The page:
Medtronic Litigation Summary
On the same day Medtronic recalled its Sprint Fidelis heart lead in 2007, injured heart lead patients represented by Lieff Cabraser filed the first personal injury lawsuits against Medtronic. Eventually, all Medtronic lawsuits in federal court were coordinated for pretrial purposes before U.S. District Court Judge Richard K. Kyle of the District Court of Minnesota.
On January 5, 2009, Judge Kyle found that under the Medical Device Amendments to the Federal Food, Drug and Cosmetic Act, the Food and Drug Administration has exclusive authority to make all decisions as to the safety and effectiveness of medical devices. Judge Kyle concluded that Medtronic, Inc., is shielded from having to account for severe injuries suffered by patients who received its Sprint Fidelis heart leads. The cases themselves, however, have not been dismissed.
In response, Plaintiffs' Counsel filed a motion seeking permission to file an amended master complaint against Medtronic. Based on the documents recently produced by the FDA pursuant to several Freedom of Information Act requests, the Plaintiffs plead new facts in the Master Complaint demonstrating that Medtronic: (1) knowingly sold defective defibrillator leads; (2) should have amended the warnings on the Sprint Fidelis heart leads to include the heightened risk of fracture; and (3) violated FDA regulations.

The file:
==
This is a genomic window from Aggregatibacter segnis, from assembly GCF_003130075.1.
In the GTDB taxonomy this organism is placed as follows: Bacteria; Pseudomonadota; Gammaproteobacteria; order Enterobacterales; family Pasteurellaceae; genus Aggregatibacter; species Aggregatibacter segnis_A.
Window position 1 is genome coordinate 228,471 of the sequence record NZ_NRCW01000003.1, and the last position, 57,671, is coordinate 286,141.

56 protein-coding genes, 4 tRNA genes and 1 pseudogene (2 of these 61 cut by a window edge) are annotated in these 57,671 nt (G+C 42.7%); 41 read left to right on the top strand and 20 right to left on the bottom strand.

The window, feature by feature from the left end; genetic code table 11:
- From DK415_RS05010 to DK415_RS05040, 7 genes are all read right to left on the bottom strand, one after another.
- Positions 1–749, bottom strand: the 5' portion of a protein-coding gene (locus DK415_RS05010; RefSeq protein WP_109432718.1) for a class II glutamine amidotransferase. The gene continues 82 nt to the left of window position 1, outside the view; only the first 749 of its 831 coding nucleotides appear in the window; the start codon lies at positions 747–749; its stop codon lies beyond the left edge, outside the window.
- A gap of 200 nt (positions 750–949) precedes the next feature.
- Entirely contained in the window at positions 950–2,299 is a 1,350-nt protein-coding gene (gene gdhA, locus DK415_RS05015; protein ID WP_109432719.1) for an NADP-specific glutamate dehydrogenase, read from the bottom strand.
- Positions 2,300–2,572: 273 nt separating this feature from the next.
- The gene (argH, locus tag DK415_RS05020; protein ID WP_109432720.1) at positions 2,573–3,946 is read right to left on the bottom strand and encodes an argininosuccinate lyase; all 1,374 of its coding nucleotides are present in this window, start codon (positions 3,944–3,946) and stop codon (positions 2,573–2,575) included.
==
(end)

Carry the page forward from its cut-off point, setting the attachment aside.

In May 2009, Judge Kyle dismissed more than 200 of the Sprint Fidelis cases pending before him. He found that all claims having to do with the Sprint Fidelis devices are preempted and that no individual can bring a private lawsuit against Medtronic and its subsidiaries.
On October 15, 2010, the U.S. Court of Appeals for the Eighth Circuit affirmed the District Court's order of dismissal. Read the Court's order.
Legislation to Restore Patient Rights
The Medical Device Safety Act was introduced in Congress to amend the Food, Drug and Cosmetic Act to make clear that it does not provide medical device makers total immunity from claims by patients that suffered grave injuries from a faulty device. Learn more about the Medical Device Safety Act.